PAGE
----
The everyday blog of Richard Bartle.
RSS feeds: v0.91; v1.0 (RDF); v2.0; Atom.
11:21am on Thursday, 29th July, 2021:
The nearest post office is about 800 paces from where I live. On the way to post a package this morning, it was as I approached around 300 paces that I realised I hadn't brought the package with me.
I regard the fact that it was only 300 paces as evidence of an impressive feat of memory on my part.
9:11am on Wednesday, 28th July, 2021:
I had my eyes tested last week for the first time in several years. I passed (they were indeed eyes).
I'd bee a little concerned that the testing would give incorrect results as I had a small stye on my right eyelid. The optician noted it and said I had blepharitis. I told him it was more likely fungal than bacterial, but he said no, it's blepharitis, and sold me some stuff to get rid of it.
After three days of using this stuff, the stye (which had been going when I had the eye test) got far worse. I stopped using it, but still have a swollen eyelid and some kind of yellow-headed spot on the inside of it (touching my eyeball). I doubt it's dangerous, but it feels as if I have something in my eye the whole time, making it water something rotten.
This afternoon, I'm doing an interview for the No Prisoners, No Mercy podcast (with video). If you see it and think I look as if I've been in a fight, that'll be why.
12:10pm on Tuesday, 27th July, 2021:
This is what happens when a gravel road meets a tarmac road.
The gravel road in question is opposite our house. It's a private road, so the people who live on that street all chip in to pay to have it resurfaced when it needs it. Tarmac is more expensive than gravel, so they use gravel.
This means that any car driving down that road when I'm asleep wakes me up.
I am not a proponent of gravel roads.
8:37am on Monday, 26th July, 2021:
I walked past this gate this morning:
I don't know when it was last opened, if indeed it ever has been.
These are the kind of gates you have in games to allow further content to be added in updates. Reality doesn't work that way, though, or I could pay someone €10 and go through it into some kind of fairy playground.
11:53am on Sunday, 25th July, 2021:
I saw this sign when I was back in my home town last weekend.
My guess is that the slogan derives from the Sean Bean Yorkshire Tea advertisement, which captures the county's self-image perfectly. Nothing like it would have worked for any other county in the country, but it's just how Yorkshire is. People in other counties found the ad amusing for poking fun at Yorkshire, but most Yorkshire people are really quite pleased with it.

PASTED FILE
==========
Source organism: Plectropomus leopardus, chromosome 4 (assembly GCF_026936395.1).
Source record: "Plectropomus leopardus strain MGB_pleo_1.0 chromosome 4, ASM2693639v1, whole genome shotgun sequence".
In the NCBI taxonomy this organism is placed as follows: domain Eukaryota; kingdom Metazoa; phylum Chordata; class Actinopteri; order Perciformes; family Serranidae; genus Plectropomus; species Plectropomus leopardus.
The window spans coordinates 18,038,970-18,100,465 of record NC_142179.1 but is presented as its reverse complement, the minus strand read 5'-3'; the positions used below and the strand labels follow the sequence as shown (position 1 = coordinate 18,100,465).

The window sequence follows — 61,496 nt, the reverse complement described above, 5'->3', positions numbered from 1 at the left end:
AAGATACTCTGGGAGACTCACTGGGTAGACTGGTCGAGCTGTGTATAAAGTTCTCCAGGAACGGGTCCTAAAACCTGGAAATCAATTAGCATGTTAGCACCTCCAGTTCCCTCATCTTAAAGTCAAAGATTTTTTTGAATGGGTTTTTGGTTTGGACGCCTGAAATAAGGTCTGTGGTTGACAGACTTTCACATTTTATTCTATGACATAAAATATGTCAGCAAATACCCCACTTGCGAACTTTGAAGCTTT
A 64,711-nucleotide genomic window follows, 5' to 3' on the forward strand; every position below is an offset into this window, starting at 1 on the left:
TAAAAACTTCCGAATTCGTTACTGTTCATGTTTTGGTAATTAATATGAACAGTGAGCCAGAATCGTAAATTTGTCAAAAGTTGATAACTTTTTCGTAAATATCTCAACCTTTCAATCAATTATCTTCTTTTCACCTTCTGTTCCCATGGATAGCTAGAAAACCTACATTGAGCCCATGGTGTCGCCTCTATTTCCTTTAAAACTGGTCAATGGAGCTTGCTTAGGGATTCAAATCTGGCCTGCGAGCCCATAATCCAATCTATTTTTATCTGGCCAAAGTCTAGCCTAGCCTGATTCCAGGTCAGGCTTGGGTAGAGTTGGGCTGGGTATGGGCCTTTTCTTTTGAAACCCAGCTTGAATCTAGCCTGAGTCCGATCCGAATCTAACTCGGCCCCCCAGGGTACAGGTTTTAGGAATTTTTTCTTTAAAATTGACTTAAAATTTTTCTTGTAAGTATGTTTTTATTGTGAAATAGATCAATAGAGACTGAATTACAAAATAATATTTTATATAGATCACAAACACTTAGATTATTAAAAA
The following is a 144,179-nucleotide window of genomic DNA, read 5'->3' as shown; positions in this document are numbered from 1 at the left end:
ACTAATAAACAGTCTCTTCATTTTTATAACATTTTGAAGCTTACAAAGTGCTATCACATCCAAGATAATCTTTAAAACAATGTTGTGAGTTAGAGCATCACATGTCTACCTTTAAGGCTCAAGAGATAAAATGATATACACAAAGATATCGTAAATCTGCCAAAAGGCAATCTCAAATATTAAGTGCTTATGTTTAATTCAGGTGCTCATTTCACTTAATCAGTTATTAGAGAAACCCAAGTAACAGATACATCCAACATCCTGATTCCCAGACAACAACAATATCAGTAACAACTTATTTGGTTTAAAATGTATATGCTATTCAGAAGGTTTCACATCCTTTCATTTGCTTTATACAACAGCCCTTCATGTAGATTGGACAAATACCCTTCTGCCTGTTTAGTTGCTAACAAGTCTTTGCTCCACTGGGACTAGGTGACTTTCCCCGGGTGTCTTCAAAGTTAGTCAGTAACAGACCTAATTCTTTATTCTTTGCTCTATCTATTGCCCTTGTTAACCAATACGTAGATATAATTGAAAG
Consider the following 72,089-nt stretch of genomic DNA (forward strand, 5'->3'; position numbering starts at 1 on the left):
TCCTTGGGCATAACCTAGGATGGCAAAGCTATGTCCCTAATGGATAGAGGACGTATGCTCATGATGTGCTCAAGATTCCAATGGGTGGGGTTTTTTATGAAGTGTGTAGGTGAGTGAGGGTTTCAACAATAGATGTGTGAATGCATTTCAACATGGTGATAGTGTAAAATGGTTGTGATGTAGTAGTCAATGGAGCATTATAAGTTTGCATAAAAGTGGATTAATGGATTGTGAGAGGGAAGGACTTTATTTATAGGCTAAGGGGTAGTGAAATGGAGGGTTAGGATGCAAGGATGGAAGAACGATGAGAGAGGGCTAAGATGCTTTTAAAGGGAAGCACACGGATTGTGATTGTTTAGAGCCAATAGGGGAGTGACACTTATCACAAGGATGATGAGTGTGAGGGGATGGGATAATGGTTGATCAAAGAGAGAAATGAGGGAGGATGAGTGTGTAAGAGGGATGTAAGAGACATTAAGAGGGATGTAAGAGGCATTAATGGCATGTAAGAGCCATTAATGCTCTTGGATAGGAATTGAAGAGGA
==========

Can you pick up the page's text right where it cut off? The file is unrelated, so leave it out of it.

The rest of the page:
If you ask people in England where they come from, most people will respond with the name of the town or city they live in, or say "near" a town or city. People from Yorkshire will respond with the county rather than the city, though. Only the people of one other county do that: Devon. I don't know if this is because Yorkshire and Devon are the two largest counties or not, but I was told this fact by a woman at an academic conference back in about 1982, who, upon hearing me answer "Yorkshire" to her question "Where are you from?" stated that she was from Devon and then pointed out our common quirk. Over the years, I've observed that in general it's empirically true, too.
"Do it for Devon" doesn't have quite the same resonance, though.
11:35am on Saturday, 24th July, 2021:
My wife asked me if I knew the answer to a crossword clue this morning: "Opening cry in Bingo (4, 4)".
She knew I'd know the answer, because my weekend job when I was in my teens was as a Bingo caller. I told her "Eyes down", which of course was correct.
I then repeated the call, with the parts that immediately followed. "Eyes down, look in, your first number".
"Is that 'look in' or 'luck in'?" she asked.
OK, so I'm from Yorkshire. The words "look" and "luck" sound exactly the same in my accent. It hadn't even occurred to me that the word might be "luck", though — I just assumed it was "look". Had I used that phrase thousands of times and been misunderstanding it all allong?
All the other callers were also from Yorkshire, and so also said the word the same way as me, so I wouldn't have noticed if they were saying "luck" rather than "look" — all except one, that is! A young woman called Sandy used to come up from Stratford in London every year to call over the summer. I had to dredge up a memory of her starting a game to listen to how she said it.
The way she said it was "look in".
Phew! That's a relief. It would have been rather embarrassing to have been saying "look in" instead of "luck in" all those times.
In my accent, the vowel sounds in "good luck" are identical. I have yet to discover whether this amplifies the luck given or dampens it down.
1:43pm on Friday, 23rd July, 2021:
Back in the day, guilds in MMORPGs were created when a small group of players found themselves doing the same content, getting along well with one another, and deciding to form a guild so they could hang out together. This can still happen, of course, but by the time most players begin an MMO these days they're unlikely to find themselves in that situation. Worse, even if they do start a guild and begin canvassing for members, they're unlikely to meet with much success. Established guilds will be more attractive to newbies, luring them with fancy guildhouses, freebies, Discord and buffs derived from guild rankings.
The end result is a few large guilds, plus some small but high-end ones that have splintered off, and a slew of small guilds struggling to recruit. Few of them have much of a community spirit any more, guild chat being mainly dominated by a few individuals.
This situation could be remedied by capping the number of members a guild has. Limiting them to, oh, let's say 50 members, would not only give smaller guilds a fighting chance of recruting new members, but it would encourage people to set up their own guilds, too.